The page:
That’s another thing, too.
3) Avoid the token signals that are supposed to act as flashing neon signs of EVIL.
These include, but are not limited to: cackling, gloating, wearing all or only black, torturing people just for the hell of it, telling the enemy everything right before they kill him, “testing” the enemy in such a way that it gives him an opportunity to escape, and basically a bunch of other things on the Evil Overlord List. Unless you actually are writing a parody, they’re flat-out silly by this point, and at best will smack of plot contrivance and interrupt the smooth flow of your story.
Of course, going to the opposite extreme and having the good guys wear black can also grind down a reader’s patience. Try to create unique villains instead. Hey, you do it for the heroes, right? If you know a hero’s history from beginning to end, and have taken time to understand his personality, why not do the same for a villain? Too often, the chapters written from a villain’s point of view concentrate on how evil he is or are just there as a “fly on the wall” look at what the Dark is doing, while the good characters’ chapters concentrate on them as people. To be absolutely corny about it: Villains are people, too.
4) If the heroes get kick-ass magic, the Dark should get kick-ass magic.
I’m always puzzled when I read a fantasy story where the heroes seem to pull out magical swords practically from thin air, while the Dark Lord has to go through an immense amount of time-consuming research and dangerous rituals to get a weapon whose power never actually materializes before the heroes kill him. It’s even worse when there’s some half-assed “justification,” like some weapons only being usable by the pure of heart blah blah blah. Muchbetter to give the heroes an actual reason to fear the Dark Lord. If Sauron had had no other weapons to fight the war in LOTR than the Ring, he would have been a pathetic figure. Instead, Tolkien gave him the Nazgûl, and made the Ring something that would cause even more terror if Sauron got ahold of it, not the only source of terror.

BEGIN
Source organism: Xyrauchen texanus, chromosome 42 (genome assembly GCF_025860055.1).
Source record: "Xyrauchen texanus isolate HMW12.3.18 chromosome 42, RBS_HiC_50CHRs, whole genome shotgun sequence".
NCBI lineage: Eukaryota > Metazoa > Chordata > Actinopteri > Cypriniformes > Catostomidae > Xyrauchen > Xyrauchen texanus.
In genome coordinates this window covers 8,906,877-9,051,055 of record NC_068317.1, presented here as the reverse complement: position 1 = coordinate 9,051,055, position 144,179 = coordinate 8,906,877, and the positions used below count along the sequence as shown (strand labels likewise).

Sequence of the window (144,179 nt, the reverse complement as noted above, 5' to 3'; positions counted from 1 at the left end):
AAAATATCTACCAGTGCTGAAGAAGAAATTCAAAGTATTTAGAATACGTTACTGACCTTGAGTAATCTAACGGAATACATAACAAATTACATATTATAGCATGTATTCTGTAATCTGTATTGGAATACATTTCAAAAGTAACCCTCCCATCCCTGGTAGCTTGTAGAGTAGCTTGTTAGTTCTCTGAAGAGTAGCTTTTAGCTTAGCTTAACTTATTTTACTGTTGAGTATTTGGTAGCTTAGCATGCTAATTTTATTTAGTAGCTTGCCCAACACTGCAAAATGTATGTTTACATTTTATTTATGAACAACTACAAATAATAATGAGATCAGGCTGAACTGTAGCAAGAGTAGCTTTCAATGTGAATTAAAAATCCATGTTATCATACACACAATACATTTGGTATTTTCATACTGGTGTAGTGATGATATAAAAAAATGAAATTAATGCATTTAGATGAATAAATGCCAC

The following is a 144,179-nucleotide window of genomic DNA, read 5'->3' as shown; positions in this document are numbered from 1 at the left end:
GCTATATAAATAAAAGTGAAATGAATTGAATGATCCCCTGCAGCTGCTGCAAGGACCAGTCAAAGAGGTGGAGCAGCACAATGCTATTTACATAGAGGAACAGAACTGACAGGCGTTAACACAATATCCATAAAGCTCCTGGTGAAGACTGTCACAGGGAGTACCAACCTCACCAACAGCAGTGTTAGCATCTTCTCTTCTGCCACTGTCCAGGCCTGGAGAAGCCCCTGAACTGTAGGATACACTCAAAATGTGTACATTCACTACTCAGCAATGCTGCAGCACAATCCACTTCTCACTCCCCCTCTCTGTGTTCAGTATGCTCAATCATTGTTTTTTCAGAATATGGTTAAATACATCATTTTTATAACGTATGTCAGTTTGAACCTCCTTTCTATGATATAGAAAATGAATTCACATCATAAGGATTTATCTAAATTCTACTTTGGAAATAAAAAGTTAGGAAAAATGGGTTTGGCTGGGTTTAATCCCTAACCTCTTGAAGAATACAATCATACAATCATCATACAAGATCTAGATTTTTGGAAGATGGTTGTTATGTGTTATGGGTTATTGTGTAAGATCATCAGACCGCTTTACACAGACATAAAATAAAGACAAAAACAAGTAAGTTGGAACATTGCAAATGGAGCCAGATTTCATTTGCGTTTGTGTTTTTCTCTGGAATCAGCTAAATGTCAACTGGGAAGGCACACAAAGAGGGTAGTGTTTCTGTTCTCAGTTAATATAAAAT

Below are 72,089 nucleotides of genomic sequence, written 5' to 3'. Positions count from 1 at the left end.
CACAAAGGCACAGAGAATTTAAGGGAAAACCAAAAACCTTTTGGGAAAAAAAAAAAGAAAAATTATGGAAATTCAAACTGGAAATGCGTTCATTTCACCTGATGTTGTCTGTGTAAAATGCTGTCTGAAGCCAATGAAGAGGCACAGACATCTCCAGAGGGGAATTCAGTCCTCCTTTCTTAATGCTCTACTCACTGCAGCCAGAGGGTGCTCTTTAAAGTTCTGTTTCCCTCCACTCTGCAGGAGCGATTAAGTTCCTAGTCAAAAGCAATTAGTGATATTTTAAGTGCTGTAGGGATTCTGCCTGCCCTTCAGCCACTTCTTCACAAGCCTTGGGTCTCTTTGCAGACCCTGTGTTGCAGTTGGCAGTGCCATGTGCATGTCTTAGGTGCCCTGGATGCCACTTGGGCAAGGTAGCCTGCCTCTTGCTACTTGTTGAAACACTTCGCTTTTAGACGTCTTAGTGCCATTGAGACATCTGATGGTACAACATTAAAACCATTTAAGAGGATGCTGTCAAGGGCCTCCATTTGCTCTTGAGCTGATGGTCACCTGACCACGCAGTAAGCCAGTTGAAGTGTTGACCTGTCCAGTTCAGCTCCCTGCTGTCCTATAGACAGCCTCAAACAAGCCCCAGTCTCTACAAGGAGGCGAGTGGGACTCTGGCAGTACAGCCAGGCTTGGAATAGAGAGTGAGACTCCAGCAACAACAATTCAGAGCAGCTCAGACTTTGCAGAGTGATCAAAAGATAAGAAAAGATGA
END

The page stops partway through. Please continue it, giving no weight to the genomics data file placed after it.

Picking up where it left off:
This is the problem with having Dark Lords as immense shadowy figures, a threat in potentia instead of in reality. If they haven’t actually done anything yet, why are the heroes so afraid?
5) Don’t make the Dark Lord’s plans undone by mere chance.
This goes back to the leaving of loopholes mentioned above, but this doesn’t always include stupid plans. There are some plans that sound as if they would work- except that the Dark Lord forgets something that everyone else in the world knows, like a child being born at a certain time to dethrone him, or else fails to stop one particular person or action even though you’d think he would bend all his strength to it.
Could someone really have ruled for a thousand years and built a dark empire and then forget that inconvenient prophecy stating the little girl born at midnight on the first day of April will one day wave her magic wand and blow him away? Or fail to watch out for children born on that day, and kill them all no matter what it takes? The Dark Lord is represented as ruthless most of the time, yet somehow he’s never ruthless enough to kill all the children, or some such thing.